Doctors Know Very Little About The Devices They Shove Inside Of You
from the well-that-makes-me-feel-great dept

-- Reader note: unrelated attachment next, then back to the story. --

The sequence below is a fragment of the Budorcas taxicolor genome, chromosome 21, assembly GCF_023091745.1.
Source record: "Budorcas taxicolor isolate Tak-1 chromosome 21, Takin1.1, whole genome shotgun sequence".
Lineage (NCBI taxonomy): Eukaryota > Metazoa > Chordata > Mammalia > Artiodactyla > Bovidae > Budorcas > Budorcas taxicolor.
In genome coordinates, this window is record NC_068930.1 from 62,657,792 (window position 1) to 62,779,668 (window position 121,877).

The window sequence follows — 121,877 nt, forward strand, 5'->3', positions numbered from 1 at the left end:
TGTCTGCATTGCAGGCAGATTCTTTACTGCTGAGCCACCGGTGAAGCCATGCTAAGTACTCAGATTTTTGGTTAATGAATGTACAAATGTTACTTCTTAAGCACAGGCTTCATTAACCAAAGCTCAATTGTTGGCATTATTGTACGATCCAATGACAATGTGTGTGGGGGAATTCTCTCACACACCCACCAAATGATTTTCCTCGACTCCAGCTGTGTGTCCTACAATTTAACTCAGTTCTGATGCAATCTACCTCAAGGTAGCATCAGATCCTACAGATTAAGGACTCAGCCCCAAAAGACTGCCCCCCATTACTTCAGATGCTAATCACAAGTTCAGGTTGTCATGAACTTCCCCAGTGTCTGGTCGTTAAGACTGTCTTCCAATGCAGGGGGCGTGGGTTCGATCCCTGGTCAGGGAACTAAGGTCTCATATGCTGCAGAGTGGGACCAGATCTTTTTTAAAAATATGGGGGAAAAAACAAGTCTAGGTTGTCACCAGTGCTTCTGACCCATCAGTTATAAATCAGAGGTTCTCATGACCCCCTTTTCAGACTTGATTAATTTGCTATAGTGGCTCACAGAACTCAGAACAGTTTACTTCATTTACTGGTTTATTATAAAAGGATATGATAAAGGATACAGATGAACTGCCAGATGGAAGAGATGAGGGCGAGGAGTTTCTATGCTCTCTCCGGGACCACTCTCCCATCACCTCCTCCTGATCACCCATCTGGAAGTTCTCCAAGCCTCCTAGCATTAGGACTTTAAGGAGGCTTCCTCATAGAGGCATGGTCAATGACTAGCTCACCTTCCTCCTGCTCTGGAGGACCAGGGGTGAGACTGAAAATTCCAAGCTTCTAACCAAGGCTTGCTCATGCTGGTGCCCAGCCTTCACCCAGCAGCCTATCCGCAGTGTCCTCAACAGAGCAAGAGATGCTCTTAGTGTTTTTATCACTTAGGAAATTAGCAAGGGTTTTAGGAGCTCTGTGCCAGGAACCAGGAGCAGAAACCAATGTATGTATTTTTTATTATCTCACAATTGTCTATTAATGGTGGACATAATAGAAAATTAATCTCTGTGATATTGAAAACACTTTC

In a story that probably isn't going to make many people feel particularly safe, the NY Times notes that, doctors have less safety information about the devices they stick into people than consumers have about the safety ratings on their cars. It turns out that the information isn't really collected, and what information is collected isn't available to the doctors who make the decision about what devices like pace makers and hip replacements to use. That means it takes a lot longer to realize when a certain product has serious safety issues -- putting many more people at risk. Also, if the data were more publicly available, it would force the makers of these devices to take safety issues a bit more seriously. As it stands right now, the FDA does get some info, but they don't seems to share it publicly. The story starts off with an anecdote about an attempt to collect much more data for these purposes... but, which got blocked for a few reasons, including that Medicare would have to change their forms and software (and, also, the fact that collecting such data is illegal right now). Given the strict regulatory efforts in the healthcare space, you would certainly expect a bit more attention to be paid to such things.